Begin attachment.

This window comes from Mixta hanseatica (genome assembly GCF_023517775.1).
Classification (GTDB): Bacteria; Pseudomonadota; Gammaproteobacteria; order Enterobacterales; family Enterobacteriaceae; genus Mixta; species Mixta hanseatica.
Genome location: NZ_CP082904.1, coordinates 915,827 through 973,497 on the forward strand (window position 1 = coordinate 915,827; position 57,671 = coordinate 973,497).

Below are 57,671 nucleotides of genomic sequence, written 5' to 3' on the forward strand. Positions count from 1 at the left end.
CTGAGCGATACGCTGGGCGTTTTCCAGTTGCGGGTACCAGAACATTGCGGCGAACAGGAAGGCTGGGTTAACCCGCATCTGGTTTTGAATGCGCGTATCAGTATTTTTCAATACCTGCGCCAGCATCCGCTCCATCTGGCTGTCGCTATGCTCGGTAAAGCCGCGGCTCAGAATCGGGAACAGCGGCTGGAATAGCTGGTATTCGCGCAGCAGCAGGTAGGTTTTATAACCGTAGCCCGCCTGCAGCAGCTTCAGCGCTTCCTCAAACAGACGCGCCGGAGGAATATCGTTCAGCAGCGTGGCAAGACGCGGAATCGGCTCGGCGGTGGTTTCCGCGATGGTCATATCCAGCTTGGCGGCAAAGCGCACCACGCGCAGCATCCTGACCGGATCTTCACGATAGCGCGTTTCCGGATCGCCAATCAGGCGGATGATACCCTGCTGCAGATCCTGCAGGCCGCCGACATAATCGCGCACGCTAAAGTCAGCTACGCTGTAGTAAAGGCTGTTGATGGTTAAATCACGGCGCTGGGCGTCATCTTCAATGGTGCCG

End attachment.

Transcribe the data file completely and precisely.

This window comes from Mixta hanseatica (genome assembly GCF_023517775.1).
Classification (GTDB): Bacteria; Pseudomonadota; Gammaproteobacteria; order Enterobacterales; family Enterobacteriaceae; genus Mixta; species Mixta hanseatica.
Genome location: NZ_CP082904.1, coordinates 915,827 through 973,497 on the forward strand (window position 1 = coordinate 915,827; position 57,671 = coordinate 973,497).

Below are 57,671 nucleotides of genomic sequence, written 5' to 3' on the forward strand. Positions count from 1 at the left end.
CTGAGCGATACGCTGGGCGTTTTCCAGTTGCGGGTACCAGAACATTGCGGCGAACAGGAAGGCTGGGTTAACCCGCATCTGGTTTTGAATGCGCGTATCAGTATTTTTCAATACCTGCGCCAGCATCCGCTCCATCTGGCTGTCGCTATGCTCGGTAAAGCCGCGGCTCAGAATCGGGAACAGCGGCTGGAATAGCTGGTATTCGCGCAGCAGCAGGTAGGTTTTATAACCGTAGCCCGCCTGCAGCAGCTTCAGCGCTTCCTCAAACAGACGCGCCGGAGGAATATCGTTCAGCAGCGTGGCAAGACGCGGAATCGGCTCGGCGGTGGTTTCCGCGATGGTCATATCCAGCTTGGCGGCAAAGCGCACCACGCGCAGCATCCTGACCGGATCTTCACGATAGCGCGTTTCCGGATCGCCAATCAGGCGGATGATACCCTGCTGCAGATCCTGCAGGCCGCCGACATAATCGCGCACGCTAAAGTCAGCTACGCTGTAGTAAAGGCTGTTGATGGTTAAATCACGGCGCTGGGCGTCATCTTCAATGGTGCCG